The 34-year-old nailed a triple somersault on the opening jump of the final for a score of 98.01 and then watched as the other three finalists all failed to produce clean landings.
Tsuper made her Olympic debut for Ukraine at Nagano in 1998 and returned last August, after taking two years out of the sport to start a family, for one last shot at an Olympic title.
She squeaked into the final by snatching the 12th and last qualifying spot but topped the leaderboard in the first of the three knockout final rounds, scraped into the final round, then gatecrashed the expected China-Australia showdown.
Roared on by the Russian crowd, she hit the ramp at 60 kilometres per hour off a reduced run-up, spun and twisted through the mountain air before landing safely to set a standard none of her rivals were able to match.
"I'm very happy to be Olympic champion," said Tsuper. "I was showing my fight and my power, that I could do everything and I put trust in myself. Fortune was on my side today.
"I wanted this victory. My jumps and my tricks were very difficult and I could compete with the other participants. The crowd really helped me today."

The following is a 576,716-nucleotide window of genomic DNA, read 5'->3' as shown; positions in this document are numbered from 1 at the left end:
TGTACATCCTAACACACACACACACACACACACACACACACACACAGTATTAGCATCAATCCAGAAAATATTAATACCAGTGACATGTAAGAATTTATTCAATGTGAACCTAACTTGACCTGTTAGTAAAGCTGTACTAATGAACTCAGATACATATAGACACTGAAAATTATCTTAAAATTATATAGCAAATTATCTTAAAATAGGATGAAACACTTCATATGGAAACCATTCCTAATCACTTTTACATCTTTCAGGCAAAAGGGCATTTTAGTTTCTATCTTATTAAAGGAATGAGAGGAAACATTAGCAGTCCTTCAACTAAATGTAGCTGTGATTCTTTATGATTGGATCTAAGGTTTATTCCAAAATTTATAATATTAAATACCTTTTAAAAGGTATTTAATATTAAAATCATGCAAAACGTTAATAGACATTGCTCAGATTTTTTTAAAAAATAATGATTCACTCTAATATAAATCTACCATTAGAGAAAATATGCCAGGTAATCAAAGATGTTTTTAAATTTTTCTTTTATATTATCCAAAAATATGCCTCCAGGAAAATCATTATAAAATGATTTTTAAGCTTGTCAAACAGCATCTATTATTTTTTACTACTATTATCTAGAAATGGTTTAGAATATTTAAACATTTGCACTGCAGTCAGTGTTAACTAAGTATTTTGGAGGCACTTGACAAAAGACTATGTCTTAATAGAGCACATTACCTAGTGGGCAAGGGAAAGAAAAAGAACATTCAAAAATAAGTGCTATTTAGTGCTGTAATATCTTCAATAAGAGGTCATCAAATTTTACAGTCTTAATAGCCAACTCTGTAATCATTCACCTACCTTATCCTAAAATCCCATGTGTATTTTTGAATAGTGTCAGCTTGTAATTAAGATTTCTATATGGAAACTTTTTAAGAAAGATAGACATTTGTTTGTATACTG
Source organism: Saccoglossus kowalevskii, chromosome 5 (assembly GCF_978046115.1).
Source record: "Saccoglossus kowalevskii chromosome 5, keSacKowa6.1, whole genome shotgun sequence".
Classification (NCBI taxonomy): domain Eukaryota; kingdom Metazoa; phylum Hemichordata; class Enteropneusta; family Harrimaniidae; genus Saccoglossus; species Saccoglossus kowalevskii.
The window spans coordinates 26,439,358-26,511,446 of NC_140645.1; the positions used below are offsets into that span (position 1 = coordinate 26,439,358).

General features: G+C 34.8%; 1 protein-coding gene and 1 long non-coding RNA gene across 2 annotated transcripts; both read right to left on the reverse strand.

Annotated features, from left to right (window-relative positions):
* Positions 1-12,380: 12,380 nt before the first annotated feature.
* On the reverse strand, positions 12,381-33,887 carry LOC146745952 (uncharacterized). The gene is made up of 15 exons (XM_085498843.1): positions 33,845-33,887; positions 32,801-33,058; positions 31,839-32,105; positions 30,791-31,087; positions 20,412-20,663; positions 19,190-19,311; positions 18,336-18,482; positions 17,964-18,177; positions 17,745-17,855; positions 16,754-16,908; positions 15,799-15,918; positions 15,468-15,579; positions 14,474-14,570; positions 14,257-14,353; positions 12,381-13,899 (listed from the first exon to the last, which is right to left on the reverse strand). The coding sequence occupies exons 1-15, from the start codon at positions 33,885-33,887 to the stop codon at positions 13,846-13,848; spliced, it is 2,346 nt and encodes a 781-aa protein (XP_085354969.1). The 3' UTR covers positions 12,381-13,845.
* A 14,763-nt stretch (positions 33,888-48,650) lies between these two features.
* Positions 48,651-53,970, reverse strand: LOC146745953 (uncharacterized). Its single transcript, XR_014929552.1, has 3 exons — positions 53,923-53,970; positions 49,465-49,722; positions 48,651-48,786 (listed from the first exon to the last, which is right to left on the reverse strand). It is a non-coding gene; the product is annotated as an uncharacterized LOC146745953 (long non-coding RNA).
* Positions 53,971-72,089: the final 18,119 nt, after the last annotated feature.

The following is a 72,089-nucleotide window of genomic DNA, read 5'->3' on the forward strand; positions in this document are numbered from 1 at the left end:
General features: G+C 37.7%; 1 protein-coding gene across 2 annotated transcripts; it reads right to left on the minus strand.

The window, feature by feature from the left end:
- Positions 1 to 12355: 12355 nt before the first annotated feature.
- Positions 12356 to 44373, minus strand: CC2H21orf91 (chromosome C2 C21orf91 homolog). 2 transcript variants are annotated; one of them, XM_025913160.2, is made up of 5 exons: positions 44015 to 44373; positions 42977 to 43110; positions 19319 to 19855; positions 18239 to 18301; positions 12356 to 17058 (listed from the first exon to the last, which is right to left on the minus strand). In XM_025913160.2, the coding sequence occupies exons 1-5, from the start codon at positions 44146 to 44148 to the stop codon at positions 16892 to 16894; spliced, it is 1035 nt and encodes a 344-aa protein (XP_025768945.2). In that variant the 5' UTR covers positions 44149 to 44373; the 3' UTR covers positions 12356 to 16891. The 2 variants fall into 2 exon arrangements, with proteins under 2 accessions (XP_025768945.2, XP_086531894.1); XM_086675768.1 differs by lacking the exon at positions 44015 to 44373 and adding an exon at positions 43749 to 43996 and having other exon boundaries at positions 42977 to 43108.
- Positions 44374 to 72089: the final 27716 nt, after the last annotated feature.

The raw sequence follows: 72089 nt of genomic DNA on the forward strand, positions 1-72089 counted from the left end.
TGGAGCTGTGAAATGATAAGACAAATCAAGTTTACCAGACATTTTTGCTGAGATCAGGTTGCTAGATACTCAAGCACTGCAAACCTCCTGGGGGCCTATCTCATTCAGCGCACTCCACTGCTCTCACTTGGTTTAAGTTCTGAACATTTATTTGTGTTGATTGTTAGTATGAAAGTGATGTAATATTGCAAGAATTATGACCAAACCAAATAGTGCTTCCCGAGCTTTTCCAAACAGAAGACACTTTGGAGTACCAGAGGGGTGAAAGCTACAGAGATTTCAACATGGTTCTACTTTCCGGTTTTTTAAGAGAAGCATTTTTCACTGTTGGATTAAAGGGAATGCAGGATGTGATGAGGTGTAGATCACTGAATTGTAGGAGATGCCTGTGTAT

China's Xu Mengtao, who has been the woman to beat in the sport over the last four years, had the tidiest landing of the three remaining finalists and claimed silver with a score of 83.50.
"Before the competition we all wanted to get a gold medal, but I didn't get the chance," said the 23-year-old, who injured her arm trying to stay upright on her final landing.
"I tried to land straight but I didn't succeed. There was something wrong with my judgement."
Australia's defending champion Lydia Lassila was attempting the most complicated manoeuvre in the final but her skis slipped out from underneath her on the landing slope and she took the bronze with 72.12.
Lassila, who had taken three years out of the sport to have a baby and only returned this season, was reduced to tears as she relinquished the title she won at the Vancouver Games four years ago.
"I was always going to go into the Olympics with the approach of all or nothing. I'm the first woman to do a full-double-full-full," she said.
"It would have been great to land that jump but I was stretching for my life and I just couldn't get there.
"I didn't have the easiest of days but I made it through each round. I am so proud of myself. I am very emotional."
Li Nina, who has also missed much of the last four years after a retirement and a serious knee injury, saw her dreams of adding a gold to the silvers she won at the last two Winter Games ended with a spectacular crash landing on the second jump of the final.
China's powerhouse team had three jumpers into the final 12 but again failed to land a first gold medal in a sport they have largely dominated at world championship and World Cup level for the last eight years.